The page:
Poetry Centre

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  • First Place: 'The Kodachrome Book of the Dead' by Mark Fiddes

    Frozen in their Kodaks,
    our old folks wear slippers
    to protect the carpet from their feet.

    Colours leech. A tap drips.
    Dinner lingers in another room.
    A yucca erupts on the lawn.

    The lounge is an orgy
    of fakery: leatherette armchairs,
    plaster dogs, silk orchids,

    mock encyclopedias
    and more fringe than necessary
    on lamps, hairdos, lips, pelmets

    plus random tassels
    wherever there is dangling
    and come-hither velvet.

    If a grandparent smiles 
    it is like a wolf had stopped by
    for tea and a slice of Battenberg.

    Parents vogue in folky
    knitwear surrounded by cigarettes
    and the Sixties.

    Is this how they will see us,
    our early years tucked into albums
    balanced on the knee like babies?

    Will pages crackle as laminates
    separate and we stare back red-eyed
    as hounds from blind pubs?

    Whereas our last few decades
    will click past in seconds on a screen,
    backlit, cropped and cherry-bright.  

    There they can find us,
    between swipes, catching our breath,
    wiping the joy from our sleeves.

    Mark Fiddes
  • Second Place: ‘Love Song for a Bigot’ by Robert Hamberger

    I refuse to disappear –
         this hand is my complexity:
    count its rivers and wedding rings.
    Marrying a man is my victory,
    your disgust. If years before I married
    a woman, that proves the riches of love – 
    see them pour from the unpeopled heavens.
    I slip like an otter past your nets.
    Note how various I am – my children carry
    rivers in their hands, my ancestors lifted
    doors onto their backs, lifted toddlers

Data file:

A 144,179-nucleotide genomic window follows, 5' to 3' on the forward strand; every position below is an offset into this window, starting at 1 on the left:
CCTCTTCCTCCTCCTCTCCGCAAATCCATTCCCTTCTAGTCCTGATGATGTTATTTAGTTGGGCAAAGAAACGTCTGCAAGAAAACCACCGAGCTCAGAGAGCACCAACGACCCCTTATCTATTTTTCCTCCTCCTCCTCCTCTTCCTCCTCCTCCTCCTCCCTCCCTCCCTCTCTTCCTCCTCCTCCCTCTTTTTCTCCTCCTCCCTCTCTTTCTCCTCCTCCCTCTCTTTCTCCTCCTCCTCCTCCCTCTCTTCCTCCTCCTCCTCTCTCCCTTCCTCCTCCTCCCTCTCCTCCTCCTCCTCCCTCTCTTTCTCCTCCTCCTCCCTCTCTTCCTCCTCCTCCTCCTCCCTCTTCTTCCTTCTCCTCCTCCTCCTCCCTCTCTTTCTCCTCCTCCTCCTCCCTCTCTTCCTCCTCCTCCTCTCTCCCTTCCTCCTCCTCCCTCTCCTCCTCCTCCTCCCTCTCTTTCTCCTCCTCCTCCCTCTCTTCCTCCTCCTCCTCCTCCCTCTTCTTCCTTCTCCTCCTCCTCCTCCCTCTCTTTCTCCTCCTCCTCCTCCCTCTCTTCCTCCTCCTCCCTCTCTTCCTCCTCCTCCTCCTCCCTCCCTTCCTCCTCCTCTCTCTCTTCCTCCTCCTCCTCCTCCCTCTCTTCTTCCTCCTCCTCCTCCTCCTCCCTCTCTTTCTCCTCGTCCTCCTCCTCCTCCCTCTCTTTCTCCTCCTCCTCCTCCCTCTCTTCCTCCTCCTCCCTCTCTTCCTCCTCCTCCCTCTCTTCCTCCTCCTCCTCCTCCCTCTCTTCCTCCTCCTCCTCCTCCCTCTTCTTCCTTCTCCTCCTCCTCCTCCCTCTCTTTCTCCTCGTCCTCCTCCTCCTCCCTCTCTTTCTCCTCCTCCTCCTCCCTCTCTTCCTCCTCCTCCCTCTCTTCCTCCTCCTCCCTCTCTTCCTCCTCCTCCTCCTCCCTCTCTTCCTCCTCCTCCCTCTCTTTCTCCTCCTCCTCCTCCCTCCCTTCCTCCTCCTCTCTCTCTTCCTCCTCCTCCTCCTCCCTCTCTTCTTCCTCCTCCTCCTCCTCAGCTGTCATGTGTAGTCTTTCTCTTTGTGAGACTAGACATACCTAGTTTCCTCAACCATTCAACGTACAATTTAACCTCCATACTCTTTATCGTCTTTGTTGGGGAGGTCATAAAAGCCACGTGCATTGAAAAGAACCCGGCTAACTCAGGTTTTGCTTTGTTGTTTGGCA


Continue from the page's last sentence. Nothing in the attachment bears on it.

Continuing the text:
and boxes in their arms two hundred years
    ago, tested home against the holes
    in their boots, the spit of neighbours.

    I come from heroines who spoke another 
    language – see them climb carefully
    into rickety boats, measuring safety over 
    every wave and mile, shushing their babies,
    softly patting their backs, pinning hopes
    on half an hour’s doze. What triumphs!
    To arrive and think I’m not welcome here
    but that door needs a lick of paint. I’ll make it
    mine.
    I carry their name and if you can’t 
    pronounce it –  if it gutters
    against your tongue – 
    it’s as glorious as my fingerprints,
    singing for my mouth that shapes it,
    my ear that answers to it like a perky dog.

    If whatever I do tonight
    makes you shudder you don’t need
    to watch. When I kiss his eyebrow
    his shoulder his dick it’s none
    of your business. I claim sanctuary
    in his arms. My door is bolted.
    I’m an eel and he’s my river.
    Call me scarey queen or gulley queen. 
    Quote Leviticus, its abominations. Answer
    me with your machete. It’s nothing personal.
    Stop me seeing my child, my grandchild.
    I might infect them with my love. Build
    a thousand walls to block me, I’ll find